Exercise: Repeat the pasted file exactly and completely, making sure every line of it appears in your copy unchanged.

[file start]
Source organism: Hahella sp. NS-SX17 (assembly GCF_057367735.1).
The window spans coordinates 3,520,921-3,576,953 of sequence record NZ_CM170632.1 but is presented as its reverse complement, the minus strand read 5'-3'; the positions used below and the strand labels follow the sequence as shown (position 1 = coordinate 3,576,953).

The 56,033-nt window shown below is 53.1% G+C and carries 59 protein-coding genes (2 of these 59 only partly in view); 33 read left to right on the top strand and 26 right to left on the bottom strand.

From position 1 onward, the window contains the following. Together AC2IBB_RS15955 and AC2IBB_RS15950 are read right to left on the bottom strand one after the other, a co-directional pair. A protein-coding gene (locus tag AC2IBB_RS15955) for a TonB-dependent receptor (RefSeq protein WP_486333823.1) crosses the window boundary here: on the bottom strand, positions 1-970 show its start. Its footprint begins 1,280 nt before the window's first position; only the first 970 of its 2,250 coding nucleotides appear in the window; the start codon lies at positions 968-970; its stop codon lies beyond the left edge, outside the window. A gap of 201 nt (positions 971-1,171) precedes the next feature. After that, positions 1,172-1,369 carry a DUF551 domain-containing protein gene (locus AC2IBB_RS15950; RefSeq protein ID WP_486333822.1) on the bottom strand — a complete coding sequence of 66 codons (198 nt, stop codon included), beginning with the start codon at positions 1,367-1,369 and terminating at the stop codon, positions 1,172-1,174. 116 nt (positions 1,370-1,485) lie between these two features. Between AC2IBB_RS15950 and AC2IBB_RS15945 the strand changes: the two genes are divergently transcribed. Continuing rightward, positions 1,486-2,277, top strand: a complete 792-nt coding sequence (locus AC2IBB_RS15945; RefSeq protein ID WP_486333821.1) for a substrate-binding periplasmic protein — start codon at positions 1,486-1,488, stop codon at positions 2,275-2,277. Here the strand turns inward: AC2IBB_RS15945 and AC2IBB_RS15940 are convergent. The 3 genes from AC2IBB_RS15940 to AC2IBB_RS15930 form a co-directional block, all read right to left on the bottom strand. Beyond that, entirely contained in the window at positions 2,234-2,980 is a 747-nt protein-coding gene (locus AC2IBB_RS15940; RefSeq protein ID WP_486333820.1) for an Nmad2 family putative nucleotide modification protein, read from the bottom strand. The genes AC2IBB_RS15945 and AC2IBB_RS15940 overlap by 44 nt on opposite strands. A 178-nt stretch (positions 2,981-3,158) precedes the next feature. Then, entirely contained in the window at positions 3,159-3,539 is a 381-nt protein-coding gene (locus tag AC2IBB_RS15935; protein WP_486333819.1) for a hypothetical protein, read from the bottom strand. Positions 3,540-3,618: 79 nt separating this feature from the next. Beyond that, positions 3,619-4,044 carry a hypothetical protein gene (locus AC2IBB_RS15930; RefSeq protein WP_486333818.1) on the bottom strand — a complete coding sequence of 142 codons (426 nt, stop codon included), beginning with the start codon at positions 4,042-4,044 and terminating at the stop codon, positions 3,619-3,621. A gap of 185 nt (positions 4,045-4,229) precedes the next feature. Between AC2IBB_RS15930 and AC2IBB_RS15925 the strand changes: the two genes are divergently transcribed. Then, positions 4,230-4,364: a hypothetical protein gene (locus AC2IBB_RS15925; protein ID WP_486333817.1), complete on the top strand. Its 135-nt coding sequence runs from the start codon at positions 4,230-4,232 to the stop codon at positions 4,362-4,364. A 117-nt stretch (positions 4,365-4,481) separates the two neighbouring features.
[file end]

Source organism: Hahella sp. NS-SX17 (assembly GCF_057367735.1).
The window spans coordinates 3,520,921-3,576,953 of sequence record NZ_CM170632.1 but is presented as its reverse complement, the minus strand read 5'-3'; the positions used below and the strand labels follow the sequence as shown (position 1 = coordinate 3,576,953).

The 56,033-nt window shown below is 53.1% G+C and carries 59 protein-coding genes (2 of these 59 only partly in view); 33 read left to right on the top strand and 26 right to left on the bottom strand.

From position 1 onward, the window contains the following. Together AC2IBB_RS15955 and AC2IBB_RS15950 are read right to left on the bottom strand one after the other, a co-directional pair. A protein-coding gene (locus tag AC2IBB_RS15955) for a TonB-dependent receptor (RefSeq protein WP_486333823.1) crosses the window boundary here: on the bottom strand, positions 1-970 show its start. Its footprint begins 1,280 nt before the window's first position; only the first 970 of its 2,250 coding nucleotides appear in the window; the start codon lies at positions 968-970; its stop codon lies beyond the left edge, outside the window. A gap of 201 nt (positions 971-1,171) precedes the next feature. After that, positions 1,172-1,369 carry a DUF551 domain-containing protein gene (locus AC2IBB_RS15950; RefSeq protein ID WP_486333822.1) on the bottom strand — a complete coding sequence of 66 codons (198 nt, stop codon included), beginning with the start codon at positions 1,367-1,369 and terminating at the stop codon, positions 1,172-1,174. 116 nt (positions 1,370-1,485) lie between these two features. Between AC2IBB_RS15950 and AC2IBB_RS15945 the strand changes: the two genes are divergently transcribed. Continuing rightward, positions 1,486-2,277, top strand: a complete 792-nt coding sequence (locus AC2IBB_RS15945; RefSeq protein ID WP_486333821.1) for a substrate-binding periplasmic protein — start codon at positions 1,486-1,488, stop codon at positions 2,275-2,277. Here the strand turns inward: AC2IBB_RS15945 and AC2IBB_RS15940 are convergent. The 3 genes from AC2IBB_RS15940 to AC2IBB_RS15930 form a co-directional block, all read right to left on the bottom strand. Beyond that, entirely contained in the window at positions 2,234-2,980 is a 747-nt protein-coding gene (locus AC2IBB_RS15940; RefSeq protein ID WP_486333820.1) for an Nmad2 family putative nucleotide modification protein, read from the bottom strand. The genes AC2IBB_RS15945 and AC2IBB_RS15940 overlap by 44 nt on opposite strands. A 178-nt stretch (positions 2,981-3,158) precedes the next feature. Then, entirely contained in the window at positions 3,159-3,539 is a 381-nt protein-coding gene (locus tag AC2IBB_RS15935; protein WP_486333819.1) for a hypothetical protein, read from the bottom strand. Positions 3,540-3,618: 79 nt separating this feature from the next. Beyond that, positions 3,619-4,044 carry a hypothetical protein gene (locus AC2IBB_RS15930; RefSeq protein WP_486333818.1) on the bottom strand — a complete coding sequence of 142 codons (426 nt, stop codon included), beginning with the start codon at positions 4,042-4,044 and terminating at the stop codon, positions 3,619-3,621. A gap of 185 nt (positions 4,045-4,229) precedes the next feature. Between AC2IBB_RS15930 and AC2IBB_RS15925 the strand changes: the two genes are divergently transcribed. Then, positions 4,230-4,364: a hypothetical protein gene (locus AC2IBB_RS15925; protein ID WP_486333817.1), complete on the top strand. Its 135-nt coding sequence runs from the start codon at positions 4,230-4,232 to the stop codon at positions 4,362-4,364. A 117-nt stretch (positions 4,365-4,481) separates the two neighbouring features.